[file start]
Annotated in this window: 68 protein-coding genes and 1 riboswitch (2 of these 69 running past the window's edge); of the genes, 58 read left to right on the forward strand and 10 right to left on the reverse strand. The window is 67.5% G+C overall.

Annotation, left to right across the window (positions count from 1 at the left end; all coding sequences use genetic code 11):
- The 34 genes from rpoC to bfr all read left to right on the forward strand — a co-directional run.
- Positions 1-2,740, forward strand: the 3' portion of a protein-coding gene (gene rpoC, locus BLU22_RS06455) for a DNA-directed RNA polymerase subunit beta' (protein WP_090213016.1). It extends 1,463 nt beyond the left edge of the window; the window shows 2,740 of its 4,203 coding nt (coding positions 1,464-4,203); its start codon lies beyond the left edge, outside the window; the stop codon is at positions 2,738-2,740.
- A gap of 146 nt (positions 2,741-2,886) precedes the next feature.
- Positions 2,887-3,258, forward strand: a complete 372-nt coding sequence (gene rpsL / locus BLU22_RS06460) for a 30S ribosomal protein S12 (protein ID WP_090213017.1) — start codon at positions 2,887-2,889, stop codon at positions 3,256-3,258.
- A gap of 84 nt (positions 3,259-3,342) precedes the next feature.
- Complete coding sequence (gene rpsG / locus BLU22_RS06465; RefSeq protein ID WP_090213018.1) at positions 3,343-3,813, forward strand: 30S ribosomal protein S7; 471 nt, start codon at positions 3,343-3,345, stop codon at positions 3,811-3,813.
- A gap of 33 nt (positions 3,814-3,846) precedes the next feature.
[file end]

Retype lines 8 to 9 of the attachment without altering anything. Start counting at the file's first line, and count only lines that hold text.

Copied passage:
- Complete coding sequence (gene rpsG / locus BLU22_RS06465; RefSeq protein ID WP_090213018.1) at positions 3,343-3,813, forward strand: 30S ribosomal protein S7; 471 nt, start codon at positions 3,343-3,345, stop codon at positions 3,811-3,813.
- A gap of 33 nt (positions 3,814-3,846) precedes the next feature.